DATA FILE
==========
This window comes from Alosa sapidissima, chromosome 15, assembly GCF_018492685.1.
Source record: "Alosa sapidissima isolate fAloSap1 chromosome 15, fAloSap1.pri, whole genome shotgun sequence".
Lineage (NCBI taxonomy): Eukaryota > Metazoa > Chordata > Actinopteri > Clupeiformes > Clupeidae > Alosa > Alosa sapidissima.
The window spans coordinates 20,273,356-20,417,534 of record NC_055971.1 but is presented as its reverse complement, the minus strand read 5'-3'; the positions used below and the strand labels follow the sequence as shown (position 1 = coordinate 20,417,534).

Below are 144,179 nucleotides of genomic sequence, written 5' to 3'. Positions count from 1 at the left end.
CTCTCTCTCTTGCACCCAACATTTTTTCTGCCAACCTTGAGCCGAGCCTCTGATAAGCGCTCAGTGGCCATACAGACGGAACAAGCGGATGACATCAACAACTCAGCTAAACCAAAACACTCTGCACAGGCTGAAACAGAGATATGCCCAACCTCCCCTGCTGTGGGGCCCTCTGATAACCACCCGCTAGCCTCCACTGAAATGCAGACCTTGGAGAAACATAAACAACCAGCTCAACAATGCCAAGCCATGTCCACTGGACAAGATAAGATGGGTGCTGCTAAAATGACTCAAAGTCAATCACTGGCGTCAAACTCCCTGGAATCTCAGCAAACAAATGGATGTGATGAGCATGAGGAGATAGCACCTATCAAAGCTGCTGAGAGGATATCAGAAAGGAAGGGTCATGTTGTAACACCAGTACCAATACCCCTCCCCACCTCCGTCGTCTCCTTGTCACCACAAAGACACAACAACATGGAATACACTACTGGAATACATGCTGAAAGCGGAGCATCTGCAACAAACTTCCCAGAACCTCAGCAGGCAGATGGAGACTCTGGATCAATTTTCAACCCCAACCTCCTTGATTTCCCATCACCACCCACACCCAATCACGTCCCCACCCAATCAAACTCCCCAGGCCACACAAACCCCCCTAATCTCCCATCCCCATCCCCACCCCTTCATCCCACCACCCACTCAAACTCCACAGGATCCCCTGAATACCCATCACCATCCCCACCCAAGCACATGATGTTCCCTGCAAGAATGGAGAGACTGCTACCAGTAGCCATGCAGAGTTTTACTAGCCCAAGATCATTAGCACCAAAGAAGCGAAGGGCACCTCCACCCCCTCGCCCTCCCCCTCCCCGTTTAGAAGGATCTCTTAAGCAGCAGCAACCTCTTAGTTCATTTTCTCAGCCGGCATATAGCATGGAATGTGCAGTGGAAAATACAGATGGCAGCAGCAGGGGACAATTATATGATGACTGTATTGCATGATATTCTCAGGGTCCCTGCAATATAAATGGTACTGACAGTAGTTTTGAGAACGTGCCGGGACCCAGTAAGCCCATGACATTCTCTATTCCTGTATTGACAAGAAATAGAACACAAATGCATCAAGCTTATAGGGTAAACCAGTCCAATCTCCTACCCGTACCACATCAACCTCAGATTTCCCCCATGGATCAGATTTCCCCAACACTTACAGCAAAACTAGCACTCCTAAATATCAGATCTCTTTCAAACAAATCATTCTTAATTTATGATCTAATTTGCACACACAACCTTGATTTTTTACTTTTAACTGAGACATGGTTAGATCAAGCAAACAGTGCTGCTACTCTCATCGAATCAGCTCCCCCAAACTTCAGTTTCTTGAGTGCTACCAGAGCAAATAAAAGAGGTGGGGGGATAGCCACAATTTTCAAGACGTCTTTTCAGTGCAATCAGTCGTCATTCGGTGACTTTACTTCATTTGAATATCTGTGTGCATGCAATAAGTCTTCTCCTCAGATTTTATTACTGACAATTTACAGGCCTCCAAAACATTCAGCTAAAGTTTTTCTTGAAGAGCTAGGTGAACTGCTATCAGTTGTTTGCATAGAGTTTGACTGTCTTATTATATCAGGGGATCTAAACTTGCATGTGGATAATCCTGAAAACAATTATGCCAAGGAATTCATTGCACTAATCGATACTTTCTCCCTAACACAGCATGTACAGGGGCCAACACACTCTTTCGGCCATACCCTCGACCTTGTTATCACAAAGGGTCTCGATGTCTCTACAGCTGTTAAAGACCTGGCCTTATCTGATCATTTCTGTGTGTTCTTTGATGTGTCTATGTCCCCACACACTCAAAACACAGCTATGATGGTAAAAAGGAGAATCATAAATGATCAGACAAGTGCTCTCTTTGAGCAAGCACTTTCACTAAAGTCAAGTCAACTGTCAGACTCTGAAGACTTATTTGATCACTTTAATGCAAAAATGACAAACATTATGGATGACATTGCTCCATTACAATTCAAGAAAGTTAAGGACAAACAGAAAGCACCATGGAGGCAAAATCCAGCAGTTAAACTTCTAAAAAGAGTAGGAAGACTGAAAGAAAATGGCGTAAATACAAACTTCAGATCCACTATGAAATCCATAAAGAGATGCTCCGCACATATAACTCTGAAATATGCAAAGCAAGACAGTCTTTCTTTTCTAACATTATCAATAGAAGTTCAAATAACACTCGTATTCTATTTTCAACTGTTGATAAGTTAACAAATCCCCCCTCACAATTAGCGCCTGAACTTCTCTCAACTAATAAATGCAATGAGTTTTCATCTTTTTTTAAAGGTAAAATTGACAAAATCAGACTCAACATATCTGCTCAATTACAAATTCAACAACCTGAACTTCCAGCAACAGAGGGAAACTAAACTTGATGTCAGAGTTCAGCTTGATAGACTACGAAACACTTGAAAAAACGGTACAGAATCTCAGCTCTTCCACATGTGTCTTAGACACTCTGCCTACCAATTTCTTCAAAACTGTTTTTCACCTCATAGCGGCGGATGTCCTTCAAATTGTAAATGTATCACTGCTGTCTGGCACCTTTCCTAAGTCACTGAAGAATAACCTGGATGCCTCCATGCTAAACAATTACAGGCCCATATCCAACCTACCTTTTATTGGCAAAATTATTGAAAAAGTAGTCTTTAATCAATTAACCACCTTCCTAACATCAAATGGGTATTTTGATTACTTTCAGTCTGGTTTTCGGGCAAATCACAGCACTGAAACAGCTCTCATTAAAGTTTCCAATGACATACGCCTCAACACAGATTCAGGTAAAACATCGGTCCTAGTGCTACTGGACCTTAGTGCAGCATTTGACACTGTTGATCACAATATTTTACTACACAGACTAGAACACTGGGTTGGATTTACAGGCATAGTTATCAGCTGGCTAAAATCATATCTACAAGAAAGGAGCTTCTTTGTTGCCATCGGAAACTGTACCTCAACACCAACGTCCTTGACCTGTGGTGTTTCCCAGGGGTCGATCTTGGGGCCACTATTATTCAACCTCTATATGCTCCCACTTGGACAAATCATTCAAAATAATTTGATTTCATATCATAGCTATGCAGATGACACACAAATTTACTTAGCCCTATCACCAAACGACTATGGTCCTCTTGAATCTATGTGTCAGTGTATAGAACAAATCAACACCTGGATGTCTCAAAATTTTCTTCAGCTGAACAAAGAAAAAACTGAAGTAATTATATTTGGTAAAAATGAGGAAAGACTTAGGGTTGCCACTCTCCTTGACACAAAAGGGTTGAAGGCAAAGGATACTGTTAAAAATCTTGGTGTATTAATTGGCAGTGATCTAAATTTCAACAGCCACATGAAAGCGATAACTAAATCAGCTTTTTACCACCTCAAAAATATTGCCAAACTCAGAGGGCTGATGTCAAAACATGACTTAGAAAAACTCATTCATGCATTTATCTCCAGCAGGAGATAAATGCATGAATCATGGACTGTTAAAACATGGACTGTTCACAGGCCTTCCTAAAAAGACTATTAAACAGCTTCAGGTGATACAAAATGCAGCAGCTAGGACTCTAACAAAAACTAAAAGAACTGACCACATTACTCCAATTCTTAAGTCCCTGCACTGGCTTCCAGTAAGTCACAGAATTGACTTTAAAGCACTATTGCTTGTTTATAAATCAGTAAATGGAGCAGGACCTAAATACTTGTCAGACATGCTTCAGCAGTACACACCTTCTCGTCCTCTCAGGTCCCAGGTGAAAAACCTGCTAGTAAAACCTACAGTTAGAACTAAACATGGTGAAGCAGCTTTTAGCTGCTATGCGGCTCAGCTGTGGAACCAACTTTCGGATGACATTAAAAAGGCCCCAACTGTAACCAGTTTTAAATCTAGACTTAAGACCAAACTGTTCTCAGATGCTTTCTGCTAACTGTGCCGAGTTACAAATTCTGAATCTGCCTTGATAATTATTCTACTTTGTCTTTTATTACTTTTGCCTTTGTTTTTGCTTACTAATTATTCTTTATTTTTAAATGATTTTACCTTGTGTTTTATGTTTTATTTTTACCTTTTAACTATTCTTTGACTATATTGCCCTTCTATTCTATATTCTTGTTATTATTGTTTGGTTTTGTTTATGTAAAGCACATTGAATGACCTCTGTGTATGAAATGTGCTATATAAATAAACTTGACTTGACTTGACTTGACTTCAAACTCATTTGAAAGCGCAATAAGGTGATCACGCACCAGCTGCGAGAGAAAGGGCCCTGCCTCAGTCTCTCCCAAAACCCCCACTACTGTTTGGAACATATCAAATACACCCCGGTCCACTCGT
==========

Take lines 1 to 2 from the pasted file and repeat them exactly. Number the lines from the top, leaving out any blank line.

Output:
This window comes from Alosa sapidissima, chromosome 15, assembly GCF_018492685.1.
Source record: "Alosa sapidissima isolate fAloSap1 chromosome 15, fAloSap1.pri, whole genome shotgun sequence".